I recently watched “Big Eyes” and was pleasantly surprised with the film.
This movie was so different than I thought it would be (in a good way.) I’m not sure what I expected, but I found this film to be really interesting on different levels.
First, as an artist, it was so difficult to watch someone so talented give away her power like Margaret Keane did, a statement on what things were like for women even as recent as 50 years ago. I’m not sure young women today always understand that. (And in a way, that’s good. I’m glad young women have no idea what us oldies are talking about with women’s marches and raising our voices.)
It was also an interesting story in terms of art marketing. Really, would she have been noticed on the same level for her brilliance had her husband not been such a pushy, attention-seeking dude? Probably not. The movie hints at this, showing a gallery owner in the early part of the film say the paintings had no merit.
I also liked the focus on art licensing. The Keane’s were pioneers of understanding that some people just want an image and aren’t as concerned with an original painting. Recognizing this piece of their buyer’s market helped propel them to success. I wonder if they had just focused on paintings if these images would have become so popular for so many different people. I really related to this piece of the story, in that, I also like to paint smaller images that anyone can buy if they want an original, and I also like offering the prints for people who want multiple images or to give them as gifts.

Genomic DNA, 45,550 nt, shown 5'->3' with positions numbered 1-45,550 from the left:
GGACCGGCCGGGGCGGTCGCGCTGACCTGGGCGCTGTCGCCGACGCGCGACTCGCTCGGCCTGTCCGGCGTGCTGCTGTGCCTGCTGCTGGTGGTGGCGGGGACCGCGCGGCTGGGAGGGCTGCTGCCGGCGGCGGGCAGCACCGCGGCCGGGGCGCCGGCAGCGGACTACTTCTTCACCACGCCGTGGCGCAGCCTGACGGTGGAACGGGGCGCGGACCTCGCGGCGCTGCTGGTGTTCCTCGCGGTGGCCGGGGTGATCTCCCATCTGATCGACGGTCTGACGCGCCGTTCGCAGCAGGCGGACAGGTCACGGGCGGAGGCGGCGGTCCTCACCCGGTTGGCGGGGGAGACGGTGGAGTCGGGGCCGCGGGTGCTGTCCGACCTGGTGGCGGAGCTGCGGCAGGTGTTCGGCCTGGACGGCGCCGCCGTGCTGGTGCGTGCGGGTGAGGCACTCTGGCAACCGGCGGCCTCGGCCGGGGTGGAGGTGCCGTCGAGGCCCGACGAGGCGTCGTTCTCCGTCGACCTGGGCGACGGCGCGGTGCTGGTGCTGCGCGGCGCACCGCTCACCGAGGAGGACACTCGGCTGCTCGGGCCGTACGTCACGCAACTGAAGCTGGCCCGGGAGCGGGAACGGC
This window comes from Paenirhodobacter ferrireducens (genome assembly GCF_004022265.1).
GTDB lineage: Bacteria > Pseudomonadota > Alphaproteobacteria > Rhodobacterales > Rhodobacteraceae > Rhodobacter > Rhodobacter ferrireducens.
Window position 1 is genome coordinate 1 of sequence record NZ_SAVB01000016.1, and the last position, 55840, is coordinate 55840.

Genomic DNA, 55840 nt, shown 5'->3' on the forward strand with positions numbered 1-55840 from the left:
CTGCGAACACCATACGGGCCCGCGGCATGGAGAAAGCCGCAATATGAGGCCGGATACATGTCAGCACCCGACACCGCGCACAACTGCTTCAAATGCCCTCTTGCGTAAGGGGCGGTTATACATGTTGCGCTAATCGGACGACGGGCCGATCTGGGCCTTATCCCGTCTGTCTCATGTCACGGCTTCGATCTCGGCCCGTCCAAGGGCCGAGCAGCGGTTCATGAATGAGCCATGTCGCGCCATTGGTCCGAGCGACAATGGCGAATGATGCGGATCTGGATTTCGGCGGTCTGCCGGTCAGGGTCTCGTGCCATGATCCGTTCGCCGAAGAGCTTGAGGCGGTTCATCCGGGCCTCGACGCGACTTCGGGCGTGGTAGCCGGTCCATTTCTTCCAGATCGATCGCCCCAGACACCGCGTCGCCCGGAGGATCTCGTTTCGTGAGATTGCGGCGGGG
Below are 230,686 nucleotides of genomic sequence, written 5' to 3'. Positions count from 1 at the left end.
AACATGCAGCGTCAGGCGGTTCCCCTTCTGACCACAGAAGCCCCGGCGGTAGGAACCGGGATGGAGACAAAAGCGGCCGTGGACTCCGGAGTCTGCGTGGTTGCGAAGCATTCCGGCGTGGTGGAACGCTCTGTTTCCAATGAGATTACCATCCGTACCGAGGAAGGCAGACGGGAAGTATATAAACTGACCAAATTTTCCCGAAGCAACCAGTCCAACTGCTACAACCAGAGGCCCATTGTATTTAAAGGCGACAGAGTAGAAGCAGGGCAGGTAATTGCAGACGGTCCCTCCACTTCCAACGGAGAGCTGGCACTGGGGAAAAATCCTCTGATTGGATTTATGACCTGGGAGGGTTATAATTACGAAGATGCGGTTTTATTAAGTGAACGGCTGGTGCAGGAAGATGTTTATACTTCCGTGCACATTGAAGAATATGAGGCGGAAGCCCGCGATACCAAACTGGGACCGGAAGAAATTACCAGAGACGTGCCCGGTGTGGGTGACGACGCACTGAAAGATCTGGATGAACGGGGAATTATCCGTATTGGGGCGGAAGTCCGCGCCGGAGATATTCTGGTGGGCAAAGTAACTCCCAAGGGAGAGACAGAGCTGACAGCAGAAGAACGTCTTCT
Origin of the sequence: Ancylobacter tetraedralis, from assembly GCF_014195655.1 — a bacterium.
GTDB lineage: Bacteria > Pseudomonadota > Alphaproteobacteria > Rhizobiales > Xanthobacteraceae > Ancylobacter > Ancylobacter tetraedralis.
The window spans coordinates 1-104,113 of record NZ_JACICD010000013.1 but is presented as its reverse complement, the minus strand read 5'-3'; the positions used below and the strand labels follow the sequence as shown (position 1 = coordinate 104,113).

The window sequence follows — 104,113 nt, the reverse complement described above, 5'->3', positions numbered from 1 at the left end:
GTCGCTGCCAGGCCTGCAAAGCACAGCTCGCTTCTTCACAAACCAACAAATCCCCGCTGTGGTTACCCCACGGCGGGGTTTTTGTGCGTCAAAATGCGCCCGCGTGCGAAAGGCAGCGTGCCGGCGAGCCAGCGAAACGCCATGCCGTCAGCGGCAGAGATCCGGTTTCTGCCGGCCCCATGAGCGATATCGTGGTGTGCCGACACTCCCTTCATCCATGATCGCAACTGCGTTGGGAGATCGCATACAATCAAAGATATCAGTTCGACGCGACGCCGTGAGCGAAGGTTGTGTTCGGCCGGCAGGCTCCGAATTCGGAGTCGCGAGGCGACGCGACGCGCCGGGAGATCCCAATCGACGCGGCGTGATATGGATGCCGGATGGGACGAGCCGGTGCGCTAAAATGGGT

Mostly, I came away with an appreciation for this artist, which I did not fully appreciate until now. I remember some of these big eye images on cardboard prints in the 60s, and I remember complaining to my grandma that I didn’t like them. I told her they made me sad, and they did. As a kid, I had my own issues with sadness and seeing these images, which I do feel evoke sadness, was too much for me.
As an adult, I have an appreciation for them, and specifically for how Margaret Keane stayed with what she loved and continued to paint throughout her life. As I write this, she is 90 and still painting. I loved hearing that.
Also, these images have started other movements in pop culture. On her website it says “Margaret has created a legacy of Big Eyes influencing many toy designs and cartoons, such as Little Miss No Name Dolls, Blythe dolls the cartoon Powerpuff Girls, created by Craig McCracken. And more recently numerous illustrators, New Contemporary and Pop Surrealism artist such as, Yoshitomo Nara, Mark Ryden, and Tim Burton.” I agree.
If you haven’t seen Big Eyes yet, I recommend it.